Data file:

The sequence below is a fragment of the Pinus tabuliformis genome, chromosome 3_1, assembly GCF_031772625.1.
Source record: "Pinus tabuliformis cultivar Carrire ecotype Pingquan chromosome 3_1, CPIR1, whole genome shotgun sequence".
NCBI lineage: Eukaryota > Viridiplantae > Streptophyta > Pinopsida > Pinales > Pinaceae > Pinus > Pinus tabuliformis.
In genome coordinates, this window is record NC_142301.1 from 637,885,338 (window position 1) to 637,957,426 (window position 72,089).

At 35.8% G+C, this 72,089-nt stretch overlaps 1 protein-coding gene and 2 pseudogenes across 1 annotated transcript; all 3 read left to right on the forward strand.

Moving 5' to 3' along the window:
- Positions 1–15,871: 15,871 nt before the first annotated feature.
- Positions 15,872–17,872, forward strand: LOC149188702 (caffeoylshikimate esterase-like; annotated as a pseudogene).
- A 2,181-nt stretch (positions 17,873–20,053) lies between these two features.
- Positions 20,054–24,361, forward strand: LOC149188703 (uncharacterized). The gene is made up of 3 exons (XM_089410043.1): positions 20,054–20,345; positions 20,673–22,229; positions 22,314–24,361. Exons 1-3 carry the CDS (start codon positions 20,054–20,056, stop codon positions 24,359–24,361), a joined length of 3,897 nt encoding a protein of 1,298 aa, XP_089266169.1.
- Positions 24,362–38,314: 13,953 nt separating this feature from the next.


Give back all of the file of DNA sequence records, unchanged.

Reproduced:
The sequence below is a fragment of the Pinus tabuliformis genome, chromosome 3_1, assembly GCF_031772625.1.
Source record: "Pinus tabuliformis cultivar Carrire ecotype Pingquan chromosome 3_1, CPIR1, whole genome shotgun sequence".
NCBI lineage: Eukaryota > Viridiplantae > Streptophyta > Pinopsida > Pinales > Pinaceae > Pinus > Pinus tabuliformis.
In genome coordinates, this window is record NC_142301.1 from 637,885,338 (window position 1) to 637,957,426 (window position 72,089).

At 35.8% G+C, this 72,089-nt stretch overlaps 1 protein-coding gene and 2 pseudogenes across 1 annotated transcript; all 3 read left to right on the forward strand.

Moving 5' to 3' along the window:
- Positions 1–15,871: 15,871 nt before the first annotated feature.
- Positions 15,872–17,872, forward strand: LOC149188702 (caffeoylshikimate esterase-like; annotated as a pseudogene).
- A 2,181-nt stretch (positions 17,873–20,053) lies between these two features.
- Positions 20,054–24,361, forward strand: LOC149188703 (uncharacterized). The gene is made up of 3 exons (XM_089410043.1): positions 20,054–20,345; positions 20,673–22,229; positions 22,314–24,361. Exons 1-3 carry the CDS (start codon positions 20,054–20,056, stop codon positions 24,359–24,361), a joined length of 3,897 nt encoding a protein of 1,298 aa, XP_089266169.1.
- Positions 24,362–38,314: 13,953 nt separating this feature from the next.